Worlds of Ink and Shadow



What hard and wicked children we’ve become

Title: Worlds of Ink and Shadow

Author: Lena Coakley

Series: Standalone

Publication: January 5th 2016 by Amulet Books

Pages: 352

Source: Netgalley

Summary from Goodreads:

Charlotte, Branwell, Emily, and Anne. The Brontë siblings have always been inseparable. After all, nothing can bond four siblings quite like life in an isolated parsonage out on the moors. Their vivid imaginations lend them escape from their strict upbringing, actually transporting them into their created worlds: the glittering Verdopolis and the romantic and melancholy Gondal. But at what price? As Branwell begins to slip into madness and the sisters feel their real lives slipping away, they must weigh the cost of their powerful imaginations, even as their characters—the brooding Rogue and dashing Duke of Zamorna—refuse to let them go.

Gorgeously written and based on the Brontës’ juvenilia, Worlds of Ink & Shadow brings to life one of history’s most celebrated literary families.

My Thoughts:

I am going to be completely honest with you: I have never read anything by either of the Bronte sisters in my life. I have no emotional attachment to them, their story, or their circumstances. I’m sure that half of the magic of this book was lost on me for that very reason.

Worlds of Ink and Shadow is a fictional retelling of the Bronte siblings childhood that is filled with imagination, madness, and the obsession and horrors of family. This book was really interesting, I’ll give it that for sure. Charlotte and Branwell, her brother, can travel into their created worlds – literally travel into the settings of their imagination. Now, I don’t know about you, but that sounds pretty damn awesome to me. I would love for that to be possible – except for the consequences that soon follow. Madness, an inevitable effect of hiding away within your own mind, soon sets in and drives the family into chaos. We cannot forget about Emily and Anne, the other two siblings in this equation. After witnessing their siblings powers, they start to grow jealous as any sibling would.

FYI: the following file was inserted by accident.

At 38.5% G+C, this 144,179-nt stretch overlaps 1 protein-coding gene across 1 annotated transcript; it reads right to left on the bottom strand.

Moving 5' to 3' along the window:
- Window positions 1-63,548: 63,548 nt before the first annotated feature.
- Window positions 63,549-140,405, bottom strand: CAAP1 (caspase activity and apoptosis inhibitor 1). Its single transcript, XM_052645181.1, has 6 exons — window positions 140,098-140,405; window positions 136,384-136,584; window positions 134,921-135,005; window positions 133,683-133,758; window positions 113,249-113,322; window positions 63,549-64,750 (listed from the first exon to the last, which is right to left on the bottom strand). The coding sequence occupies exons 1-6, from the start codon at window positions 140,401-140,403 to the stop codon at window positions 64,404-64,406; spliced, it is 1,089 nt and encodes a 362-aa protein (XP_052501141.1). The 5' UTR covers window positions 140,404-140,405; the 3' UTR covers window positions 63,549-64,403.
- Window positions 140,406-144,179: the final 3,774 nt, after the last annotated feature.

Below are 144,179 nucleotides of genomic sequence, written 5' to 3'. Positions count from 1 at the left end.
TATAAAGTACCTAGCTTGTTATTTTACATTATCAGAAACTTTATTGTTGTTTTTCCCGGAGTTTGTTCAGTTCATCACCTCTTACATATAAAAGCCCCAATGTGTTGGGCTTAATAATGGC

Madness and fantasy meld into the reality of the Bronte siblings, setting events in motion that are almost far too complicated to describe.

This is a story of obsession, a story of what it means to be family and how your circumstances can affect relationships. Worlds of Ink and Shadow takes a real life story, a real history, and turns it into something beautiful and imaginative. While the beginning is somewhat slow and convoluted, the story soon picks up and transformed into something I was unable to put down. I found myself increasingly drawn into the story, increasingly invested in the characters and what was happening to them. The book was full of mystery and suspense, it left me at the edge of my seat and salivating to find out what was going to happen to the siblings next.

My favorite part of the story was how it tackled the meaning of family. I love it when a book focusing on more than just a romantic relationship – to me it makes the story much more interesting. The characters were multidimensional, real, and raw. There was believable tension between all of the siblings; something I can easily relate with when I think of how my brother and I treat each other. The execution of the relationships was really stunning – I don’t know how else to describe it.

Overall, Worlds of Ink and Shadow is an entertaining historical fantasy that explores the bonds of family and how insanity can change them. The story is rich, exhilarating, and imaginative. I would recommend this book for everyone – regardless of if you like the Bronte sisters. This book takes their childhood story and revamps it into something everyone will enjoy.



Barnes & Noble


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